The Roosevelt House Public Policy Institute at Hunter College has a newly named staircase, dedicated in honor of Robert M. Morgenthau, who served as Manhattan’s District Attorney for 35 years. The staircase, which was officially consecrated in a ceremony led by President Jennifer J. Raab on November 1, 2018, celebrates Morgenthau’s special connection with the Roosevelt family and with Roosevelt House. “It was not so very long ago that we awarded Bob an honorary degree here, and decided that the Morgenthau name —which is joined forever in American history to that of the Roosevelts—should be a permanent part of this house,” said President Raab.
Morgenthau met Franklin and Eleanor Roosevelt as a child at neighborhood clambakes hosted by his father, Henry. The families became close, and Henry and Franklin’s remarkable careers grew together. Henry Morgenthau Jr. served as Secretary of Treasury in FDR’s administration, helping to shape the New Deal and the creation of vital programs like Social Security, though the two men often joked about founding a restaurant together if their political careers ever went south.
When FDR made the radio announcement of his third-term presidential victory, he did so with his friend Henry Morgenthau and “his young son Bob” by his side. Bob, as Morgenthau is known to his friends, had just cast his first ballot in a presidential election, but would go on to have an auspicious public career of his own. Morgenthau founded the Amherst College Political Union as an undergraduate, enlisted in the U.S. Navy upon graduation, and fought valiantly in WWII. He earned a law degree at Yale and was appointed by President Kennedy to the position of United States Attorney for the Southern District of New York. When he successfully ran for District Attorney of New York County in 1974, his victory ushered in an era of rigorously prosecuted white-collar crime and a drastic reduction in homicide rates.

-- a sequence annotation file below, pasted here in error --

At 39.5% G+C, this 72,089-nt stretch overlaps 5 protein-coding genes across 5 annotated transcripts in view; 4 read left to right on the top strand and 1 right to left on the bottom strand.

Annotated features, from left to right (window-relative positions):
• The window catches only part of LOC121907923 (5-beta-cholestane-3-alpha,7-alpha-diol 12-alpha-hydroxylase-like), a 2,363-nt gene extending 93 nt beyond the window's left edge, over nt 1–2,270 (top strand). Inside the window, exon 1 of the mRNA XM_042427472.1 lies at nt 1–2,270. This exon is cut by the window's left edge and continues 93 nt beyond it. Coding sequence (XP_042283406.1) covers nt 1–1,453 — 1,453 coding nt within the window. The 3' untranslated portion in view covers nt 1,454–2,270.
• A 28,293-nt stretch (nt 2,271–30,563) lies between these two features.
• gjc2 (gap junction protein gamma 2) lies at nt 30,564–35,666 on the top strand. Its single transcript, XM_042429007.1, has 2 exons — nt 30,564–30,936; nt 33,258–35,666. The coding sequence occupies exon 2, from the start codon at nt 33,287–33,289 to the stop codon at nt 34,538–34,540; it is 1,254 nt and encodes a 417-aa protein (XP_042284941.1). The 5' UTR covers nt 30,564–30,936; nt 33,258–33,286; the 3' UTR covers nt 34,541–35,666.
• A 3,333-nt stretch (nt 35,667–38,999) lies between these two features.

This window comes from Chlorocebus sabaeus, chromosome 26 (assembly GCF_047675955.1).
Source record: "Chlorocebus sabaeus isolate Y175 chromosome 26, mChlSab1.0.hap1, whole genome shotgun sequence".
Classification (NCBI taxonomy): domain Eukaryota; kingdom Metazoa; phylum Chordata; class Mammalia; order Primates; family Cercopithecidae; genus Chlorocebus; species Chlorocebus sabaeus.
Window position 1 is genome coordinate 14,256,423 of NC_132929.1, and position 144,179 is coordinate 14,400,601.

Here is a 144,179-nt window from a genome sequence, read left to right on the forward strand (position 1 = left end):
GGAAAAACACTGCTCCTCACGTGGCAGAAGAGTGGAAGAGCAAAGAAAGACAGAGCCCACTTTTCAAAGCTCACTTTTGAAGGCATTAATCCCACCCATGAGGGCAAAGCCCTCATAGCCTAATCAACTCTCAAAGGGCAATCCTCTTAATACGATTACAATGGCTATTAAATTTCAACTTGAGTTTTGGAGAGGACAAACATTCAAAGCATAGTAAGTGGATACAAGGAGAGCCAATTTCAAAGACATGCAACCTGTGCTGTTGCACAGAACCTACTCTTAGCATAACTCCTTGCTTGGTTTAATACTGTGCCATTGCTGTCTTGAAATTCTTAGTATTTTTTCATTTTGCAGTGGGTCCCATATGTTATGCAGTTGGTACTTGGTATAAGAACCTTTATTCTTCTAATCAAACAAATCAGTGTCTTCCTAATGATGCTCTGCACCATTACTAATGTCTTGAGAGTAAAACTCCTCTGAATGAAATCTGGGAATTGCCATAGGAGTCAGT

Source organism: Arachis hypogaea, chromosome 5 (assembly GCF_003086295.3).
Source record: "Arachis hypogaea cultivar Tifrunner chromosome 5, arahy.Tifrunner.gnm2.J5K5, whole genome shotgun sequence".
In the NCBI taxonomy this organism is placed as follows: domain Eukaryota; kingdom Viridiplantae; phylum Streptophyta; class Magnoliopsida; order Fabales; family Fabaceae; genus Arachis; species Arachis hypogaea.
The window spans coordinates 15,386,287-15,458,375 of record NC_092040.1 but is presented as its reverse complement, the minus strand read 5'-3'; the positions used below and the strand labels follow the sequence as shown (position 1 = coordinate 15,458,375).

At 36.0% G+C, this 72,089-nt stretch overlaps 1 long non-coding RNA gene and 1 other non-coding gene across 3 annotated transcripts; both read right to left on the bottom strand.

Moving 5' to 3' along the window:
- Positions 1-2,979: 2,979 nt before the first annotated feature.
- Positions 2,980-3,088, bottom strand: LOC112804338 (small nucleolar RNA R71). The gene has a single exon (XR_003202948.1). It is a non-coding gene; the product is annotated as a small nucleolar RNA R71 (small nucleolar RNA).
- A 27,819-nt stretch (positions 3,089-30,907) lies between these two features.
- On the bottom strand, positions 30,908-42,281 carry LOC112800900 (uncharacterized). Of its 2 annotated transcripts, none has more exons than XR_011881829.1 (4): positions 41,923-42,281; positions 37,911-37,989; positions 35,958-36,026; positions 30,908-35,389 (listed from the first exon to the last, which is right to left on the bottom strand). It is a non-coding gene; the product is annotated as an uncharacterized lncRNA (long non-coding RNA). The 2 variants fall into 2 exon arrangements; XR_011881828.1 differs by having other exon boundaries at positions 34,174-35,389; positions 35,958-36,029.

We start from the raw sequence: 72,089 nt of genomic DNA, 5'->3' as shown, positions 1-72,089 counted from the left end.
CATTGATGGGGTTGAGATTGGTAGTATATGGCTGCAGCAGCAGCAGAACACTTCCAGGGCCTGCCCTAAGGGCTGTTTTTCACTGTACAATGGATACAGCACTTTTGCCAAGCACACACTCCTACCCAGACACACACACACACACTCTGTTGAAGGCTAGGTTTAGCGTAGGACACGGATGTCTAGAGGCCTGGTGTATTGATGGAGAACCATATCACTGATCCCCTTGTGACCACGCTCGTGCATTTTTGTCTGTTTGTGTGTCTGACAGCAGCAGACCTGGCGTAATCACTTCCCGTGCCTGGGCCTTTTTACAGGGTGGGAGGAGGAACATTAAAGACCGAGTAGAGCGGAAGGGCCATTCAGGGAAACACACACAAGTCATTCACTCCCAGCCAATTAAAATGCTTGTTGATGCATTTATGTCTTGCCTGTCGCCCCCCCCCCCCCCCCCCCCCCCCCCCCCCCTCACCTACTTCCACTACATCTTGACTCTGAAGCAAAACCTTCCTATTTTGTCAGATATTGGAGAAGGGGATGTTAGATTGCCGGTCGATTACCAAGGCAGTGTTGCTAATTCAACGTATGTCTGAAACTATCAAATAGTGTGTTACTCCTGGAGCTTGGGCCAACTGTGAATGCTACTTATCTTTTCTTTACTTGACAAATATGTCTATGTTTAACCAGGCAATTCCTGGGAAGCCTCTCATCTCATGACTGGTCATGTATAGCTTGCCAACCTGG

In 2010, Hunter awarded Bob Morgenthau an Honorary Doctorate of Humane Letters, celebrating his nearly 50 years of public service. The ceremony took place in Roosevelt House, which had recently re-opened as a public policy institute, and Morgenthau gifted a series of Roosevelt and Morgenthau family photographs for display at Roosevelt House to commemorate the occasion. Now, with the Morgenthau Staircase, his presence in the house—and his legacy of connection with the Roosevelts—is permanently preserved. Morgenthau wore a special pair of cufflinks for the occasion—gifted to his father by President Roosevelt after the 1940 Presidential election, they are inscribed with the initials HM on one side and FDR on the other.
Joining Morgenthau at the ceremony were his wife Lucinda, the first woman to win the Pulitzer Prize for national reporting, and an assembled group of friends, colleagues, and admirers, including Roosevelt House Director Harold Holzer and Hunter Board Foundation Robie Spector, both of whom supported and spearheaded the historic event. Cyrus Vance, who currently holds the Manhattan DA position long-occupied by Morgenthau, offered words of congratulations to his former boss and mentor. The next generation of lawmakers was represented by current Hunter student Francesca Royal, a top achiever in the Pre-Law Program and a Roosevelt Scholar who hopes to follow in Morgenthau’s esteemed footsteps.
“As we dedicate this part of Roosevelt House to him,” President Raab said, “we celebrate not only Bob Morgenthau, the man, but also Bob Morgenthau, the paragon of public service.”